The evidence for an “ocean” of water under the surface of Saturn’s moon Enceladus appears overwhelming – yes an ocean on another planet. The little world has excited scientists ever since jets of icy material were seen squirting into space from a striped region at its south pole.
Now, exquisite measurements using Nasa’s Cassini probe as it flew over the moon have allowed researchers to detect the water’s gravitational signal.
“The measurements that we have done are consistent with the existence of a large water reservoir about the size (volume) of Lake Superior in North America,” Prof Luciano Iess told BBC News.
The findings of Prof Iess and his team will boost the view that the 500km-wide moon would be one of the best places beyond Earth to go look for the existence of microbial life. Cassini’s data suggests the liquid volume lies about 40km under Enceladus’s ice crust. This would put it directly on top of the moon’s layered, rocky interior.
The case for a subglacial ocean has been growing ever since Cassini first sensed a diffuse atmosphere at the moon in 2005. Subsequent observations pinned the source of this atmosphere to mineral-rich streams of water vapour flowing away from surface fractures dubbed “tiger stripes” for their resemblance to the markings on a big cat.
Cassini even flew through the plumes to “taste” their load of salts and organic (carbon-rich) molecules.
Enceladus’s orbit around Saturn is eccentric – it is non circular. The giant planet’s gravity should therefore be expected to squeeze and stretch the little moon as it travels this path, heating some of its ices and melting them.
Science Magazine provides both an abstract and Editor’s Summary here: “The Gravity Field and Interior Structure of Enceladus.”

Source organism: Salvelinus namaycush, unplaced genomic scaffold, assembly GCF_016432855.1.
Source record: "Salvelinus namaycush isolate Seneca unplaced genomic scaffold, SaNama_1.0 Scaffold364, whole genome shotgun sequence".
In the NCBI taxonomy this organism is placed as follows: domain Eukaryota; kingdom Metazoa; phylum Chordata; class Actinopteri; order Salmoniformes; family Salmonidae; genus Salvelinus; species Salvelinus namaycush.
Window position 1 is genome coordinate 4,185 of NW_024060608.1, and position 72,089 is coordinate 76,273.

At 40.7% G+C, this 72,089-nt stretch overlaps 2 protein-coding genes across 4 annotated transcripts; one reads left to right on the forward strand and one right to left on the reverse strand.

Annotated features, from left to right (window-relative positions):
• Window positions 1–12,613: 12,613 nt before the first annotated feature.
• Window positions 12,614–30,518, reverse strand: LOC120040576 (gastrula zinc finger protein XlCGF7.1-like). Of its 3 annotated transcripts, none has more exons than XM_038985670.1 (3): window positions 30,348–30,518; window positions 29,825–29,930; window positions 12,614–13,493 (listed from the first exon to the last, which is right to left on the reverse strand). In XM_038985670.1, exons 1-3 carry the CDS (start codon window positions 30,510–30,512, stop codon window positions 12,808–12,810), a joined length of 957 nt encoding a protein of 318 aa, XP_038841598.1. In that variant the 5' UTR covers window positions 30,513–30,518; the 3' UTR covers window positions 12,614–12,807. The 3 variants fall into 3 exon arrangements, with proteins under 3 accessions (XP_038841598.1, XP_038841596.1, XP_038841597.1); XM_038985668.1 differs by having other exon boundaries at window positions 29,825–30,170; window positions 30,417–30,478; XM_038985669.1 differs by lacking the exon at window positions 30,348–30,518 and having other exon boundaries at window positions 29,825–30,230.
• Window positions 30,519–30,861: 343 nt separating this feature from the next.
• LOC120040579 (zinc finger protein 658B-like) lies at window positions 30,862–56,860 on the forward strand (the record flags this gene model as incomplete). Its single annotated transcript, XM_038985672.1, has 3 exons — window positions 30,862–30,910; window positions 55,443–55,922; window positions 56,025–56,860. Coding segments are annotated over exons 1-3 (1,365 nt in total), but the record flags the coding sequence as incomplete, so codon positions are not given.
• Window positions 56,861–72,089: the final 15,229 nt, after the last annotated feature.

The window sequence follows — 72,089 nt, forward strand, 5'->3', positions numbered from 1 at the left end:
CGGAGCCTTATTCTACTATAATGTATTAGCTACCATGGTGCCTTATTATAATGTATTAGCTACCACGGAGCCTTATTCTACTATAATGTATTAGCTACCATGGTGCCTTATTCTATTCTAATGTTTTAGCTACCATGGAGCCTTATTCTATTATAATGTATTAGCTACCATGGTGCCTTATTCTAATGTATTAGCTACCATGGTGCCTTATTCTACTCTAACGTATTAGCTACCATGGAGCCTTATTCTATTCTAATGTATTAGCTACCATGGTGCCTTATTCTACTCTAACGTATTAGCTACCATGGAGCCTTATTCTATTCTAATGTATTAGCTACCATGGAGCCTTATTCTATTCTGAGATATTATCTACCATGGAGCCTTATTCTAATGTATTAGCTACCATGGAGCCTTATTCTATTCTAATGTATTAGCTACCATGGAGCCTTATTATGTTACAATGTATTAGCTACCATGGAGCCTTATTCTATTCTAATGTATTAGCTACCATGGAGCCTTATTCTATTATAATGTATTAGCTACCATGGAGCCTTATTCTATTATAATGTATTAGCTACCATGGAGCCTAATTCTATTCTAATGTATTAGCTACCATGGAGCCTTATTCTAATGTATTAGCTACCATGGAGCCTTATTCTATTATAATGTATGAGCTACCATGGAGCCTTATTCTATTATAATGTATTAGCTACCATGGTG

Abstract: The small and active Saturnian moon Enceladus is one of the primary targets of the Cassini mission. We determined the quadrupole gravity field of Enceladus and its hemispherical asymmetry using Doppler data from three spacecraft flybys. Our results indicate the presence of a negative mass anomaly in the south-polar region, largely compensated by a positive subsurface anomaly compatible with the presence of a regional subsurface sea at depths of 30 to 40 kilometers and extending up to south latitudes of about 50°. The estimated values for the largest quadrupole harmonic coefficients (106J2 = 5435.2 ± 34.9, 106C22 = 1549.8 ± 15.6, 1σ) and their ratio (J2/C22 = 3.51 ± 0.05) indicate that the body deviates mildly from hydrostatic equilibrium. The moment of inertia is around 0.335MR2, where M is the mass and R is the radius, suggesting a differentiated body with a low-density core.
Editor’s Summary: Inside Enceladus
Saturn’s moon Enceladus has often been the focus of flybys of the Cassini spacecraft. Although small—Enceladus is roughly 10 times smaller than Saturn’s largest moon, Titan—Enceladus has shown hints of having a complex internal structure rich in liquid water. Iess et al. (p. 78) used long-range data collected by the Cassini spacecraft to construct a gravity model of Enceladus. The resulting gravity field indicates the presence of a large mass anomaly at its south pole. Calculations of the moment of inertia and hydrostatic equilibrium from the gravity data suggest the presence of a large, regional subsurface ocean 30 to 40 km deep.